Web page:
It might be a stretch to say that cider is the wine of North America, but cider apples do find a more natural home in the northeast (and produce delicious, interesting, complex stuff) than wine grapes do, and certainly there’s a higher percentage of world-class cider made here than there is of world-class wine.
Some other time for that discussion; back to Cider Week: This year, it included a a Glynwood farm dinner by Gramercy Tavern chef Mike Anthony and a “small” crew of his staff. On this trip Anthony was joined by sous-chefs Aretah Ettar and Kyle Goldstein, and by an assortment of fourteen cooks, servers, and managers. They took over the place, turning it into something more resembling a swank outdoor restaurant than a typical catering operation: Everything but meat-smoking was done pretty much a la minute.
After a half-day of moving the farm’s sheep and some of its cattle, working with the vegetable team, and tasting ciders, the tired and perhaps slightly inebriated team got to work. Part of the crew, led by Goldstein, got two huge grills going, and broke out primal cuts of pork they’d smoked back in the city. Back in the kitchen, Ettar’s crew was working on a cucumber gazpacho and a spectacular salad of new breeds of ancient grains.
I wound up kibitzing at the grill: The pork, destined for tacos, was glistening – few hunks of meat ever looked more beautiful – but the star wound up being marinated and grilled chicken, simple enough in its appearance but a complicated and complex dish devised by yet another of GT’s sous chefs, Ian Benitez. Benitez, who was back in the city working, oversees the restaurant’s informal tavern, and some time ago was charged with creating a chicken dish that would compete against the room’s improbably high burger sales.
Gramercy once had a finite amount of ground meat from sustainable sources nightly. This produced a limited number of burgers, which were kept off the menu and available only by request. They were almost immediately so coveted that people began showing up early – like at 4pm – to demand one. What was supposed to be a special treat led to some customers feeling deprived and others annoyed.
But “when we increased supply and put that burger on the actual menu,” says Anthony, “it outpaced everything. So we decided to try to come up with some universally popular dishes that would compete with the burger, in part because none of our cooks wanted to work our grill and flip a hundred burgers a day.”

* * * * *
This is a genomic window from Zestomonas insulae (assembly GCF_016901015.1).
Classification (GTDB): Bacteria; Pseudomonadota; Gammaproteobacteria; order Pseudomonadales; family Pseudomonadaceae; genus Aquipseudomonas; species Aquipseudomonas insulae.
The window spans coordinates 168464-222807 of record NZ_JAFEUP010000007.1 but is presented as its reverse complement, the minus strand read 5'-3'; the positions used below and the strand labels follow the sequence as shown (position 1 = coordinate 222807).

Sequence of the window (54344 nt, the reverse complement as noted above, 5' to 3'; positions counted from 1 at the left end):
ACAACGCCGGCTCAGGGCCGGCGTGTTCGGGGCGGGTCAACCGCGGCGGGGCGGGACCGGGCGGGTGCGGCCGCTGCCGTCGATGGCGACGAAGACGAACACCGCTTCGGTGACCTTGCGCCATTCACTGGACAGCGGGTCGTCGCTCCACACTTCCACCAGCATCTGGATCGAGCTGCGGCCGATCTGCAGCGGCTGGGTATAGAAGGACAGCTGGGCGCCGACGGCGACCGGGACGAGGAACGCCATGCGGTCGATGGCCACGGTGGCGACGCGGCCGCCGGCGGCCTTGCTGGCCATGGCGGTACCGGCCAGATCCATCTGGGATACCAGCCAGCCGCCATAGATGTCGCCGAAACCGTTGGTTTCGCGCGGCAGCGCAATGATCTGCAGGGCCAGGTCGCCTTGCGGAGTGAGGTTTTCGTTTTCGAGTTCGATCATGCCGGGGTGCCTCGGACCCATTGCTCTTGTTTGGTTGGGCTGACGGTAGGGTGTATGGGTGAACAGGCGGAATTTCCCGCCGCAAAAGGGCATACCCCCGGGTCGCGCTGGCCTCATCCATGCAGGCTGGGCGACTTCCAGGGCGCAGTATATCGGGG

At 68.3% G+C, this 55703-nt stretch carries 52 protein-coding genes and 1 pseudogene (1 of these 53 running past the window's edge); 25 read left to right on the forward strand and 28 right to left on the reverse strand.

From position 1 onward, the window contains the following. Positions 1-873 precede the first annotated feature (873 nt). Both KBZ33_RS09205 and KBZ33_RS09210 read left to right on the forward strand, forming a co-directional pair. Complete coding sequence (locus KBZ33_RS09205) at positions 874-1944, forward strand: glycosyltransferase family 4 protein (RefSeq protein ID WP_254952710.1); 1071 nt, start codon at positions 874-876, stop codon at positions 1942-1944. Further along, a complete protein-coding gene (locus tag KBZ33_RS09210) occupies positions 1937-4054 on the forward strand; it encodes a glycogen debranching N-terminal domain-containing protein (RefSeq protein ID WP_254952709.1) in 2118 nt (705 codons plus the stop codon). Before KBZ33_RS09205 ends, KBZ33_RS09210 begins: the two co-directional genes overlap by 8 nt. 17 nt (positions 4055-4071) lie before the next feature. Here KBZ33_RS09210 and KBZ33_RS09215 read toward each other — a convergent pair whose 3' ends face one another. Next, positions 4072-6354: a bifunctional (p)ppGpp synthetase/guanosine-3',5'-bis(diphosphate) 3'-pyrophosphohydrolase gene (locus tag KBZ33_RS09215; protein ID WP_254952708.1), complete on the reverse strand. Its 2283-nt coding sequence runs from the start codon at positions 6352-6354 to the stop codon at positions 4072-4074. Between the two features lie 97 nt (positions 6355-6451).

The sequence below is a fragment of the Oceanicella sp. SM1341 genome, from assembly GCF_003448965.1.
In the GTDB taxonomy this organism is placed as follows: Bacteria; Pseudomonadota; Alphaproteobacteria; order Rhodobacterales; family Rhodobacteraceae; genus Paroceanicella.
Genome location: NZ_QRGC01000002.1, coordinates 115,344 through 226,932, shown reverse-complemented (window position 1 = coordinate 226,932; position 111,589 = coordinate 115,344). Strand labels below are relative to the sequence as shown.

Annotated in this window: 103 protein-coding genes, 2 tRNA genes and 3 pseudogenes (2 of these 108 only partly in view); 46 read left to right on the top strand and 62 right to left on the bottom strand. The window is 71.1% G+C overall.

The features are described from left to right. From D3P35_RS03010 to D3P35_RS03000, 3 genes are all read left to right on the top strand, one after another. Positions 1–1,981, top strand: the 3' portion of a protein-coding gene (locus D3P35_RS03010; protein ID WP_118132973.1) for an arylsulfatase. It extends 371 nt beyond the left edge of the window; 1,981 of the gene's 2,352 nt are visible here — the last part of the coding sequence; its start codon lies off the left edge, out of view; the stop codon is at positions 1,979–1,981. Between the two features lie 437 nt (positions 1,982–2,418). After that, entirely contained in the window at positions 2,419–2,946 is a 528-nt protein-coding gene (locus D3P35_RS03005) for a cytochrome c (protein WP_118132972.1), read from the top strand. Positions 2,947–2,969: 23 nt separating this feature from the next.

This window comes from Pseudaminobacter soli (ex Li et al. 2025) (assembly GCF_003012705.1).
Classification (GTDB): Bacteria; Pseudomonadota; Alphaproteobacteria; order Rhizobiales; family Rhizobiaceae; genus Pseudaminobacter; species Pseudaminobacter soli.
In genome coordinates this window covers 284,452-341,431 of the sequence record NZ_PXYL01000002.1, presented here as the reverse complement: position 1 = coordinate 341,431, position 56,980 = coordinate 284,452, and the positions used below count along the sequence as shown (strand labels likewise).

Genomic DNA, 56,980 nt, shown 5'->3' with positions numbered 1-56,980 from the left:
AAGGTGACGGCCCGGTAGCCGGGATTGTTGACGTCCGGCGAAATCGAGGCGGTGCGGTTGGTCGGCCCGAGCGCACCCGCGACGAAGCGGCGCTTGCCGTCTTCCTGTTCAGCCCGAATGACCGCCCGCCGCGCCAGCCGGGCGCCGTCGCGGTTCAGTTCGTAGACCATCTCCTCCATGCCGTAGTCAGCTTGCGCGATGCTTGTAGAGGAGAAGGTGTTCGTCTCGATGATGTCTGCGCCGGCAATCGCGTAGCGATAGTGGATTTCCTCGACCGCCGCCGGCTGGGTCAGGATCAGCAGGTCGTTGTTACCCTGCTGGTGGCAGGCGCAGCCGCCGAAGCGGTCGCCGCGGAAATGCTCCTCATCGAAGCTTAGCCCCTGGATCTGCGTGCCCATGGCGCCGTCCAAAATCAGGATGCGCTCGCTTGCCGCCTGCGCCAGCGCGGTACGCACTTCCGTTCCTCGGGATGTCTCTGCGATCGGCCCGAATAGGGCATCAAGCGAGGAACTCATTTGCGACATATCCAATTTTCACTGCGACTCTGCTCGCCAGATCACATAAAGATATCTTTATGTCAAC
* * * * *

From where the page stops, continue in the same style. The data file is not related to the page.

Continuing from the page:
Using a traditional Peruvian sauce for inspiration, Benitez created a pickled red pepper sauce emulsified with cheese, and pairs the chicken with sautéed potatoes. (“This time of year we put in some radishes too,” notes Anthony.”) It’s a fantastic dish – and yes, it competes with the burger. We’re reproducing the (original, barely edited) recipe here, should you want to tackle it. (Please let us know how it goes.)
Anthony himself was in flight, almost leaping from one team to another, interacting with his staff, Glynwood’s, and ultimately with arriving guests. I asked him what the point of all of this was, besides giving a lucky seventy or so people a chance to eat Gramercy food in an improbably magnificent, non-Manhattan location.
“There’s nothing like the magic people feel when they get out of the city and connect to a place where food is actually grown and raised – really everyone here is so invigorated, so alive while we’re here,” he told me. “And we’re trying to really form a bond between GT and Glynwood – there’s really no better place for us to tie together the full cycle of learning. You know, many restaurants have established a presence on a garden or a farm; we’re not going to do our own, but a partnership with Glynwood really brings us much closer to that notion.”
For Glynwood, the benefits go beyond the obvious involving creating a top-flight meal (with some of the country’s best ciders) in an astonishingly beautiful location: “Our vision of a regional food system,” says Finlay, “needs the involvement of passionate and educated culinary professionals, and we’re lucky to have Mike and the rest of the Gramercy Tavern crew as strong, dedicated allies.”
We produce reported pieces, profiles, interviews, and rants about what’s broken in the food world (there’s a lot) and how to change things for the better. People sometimes tell me to just keep politics out of it. Respectfully: No. Food is political. We can’t and won’t ignore that.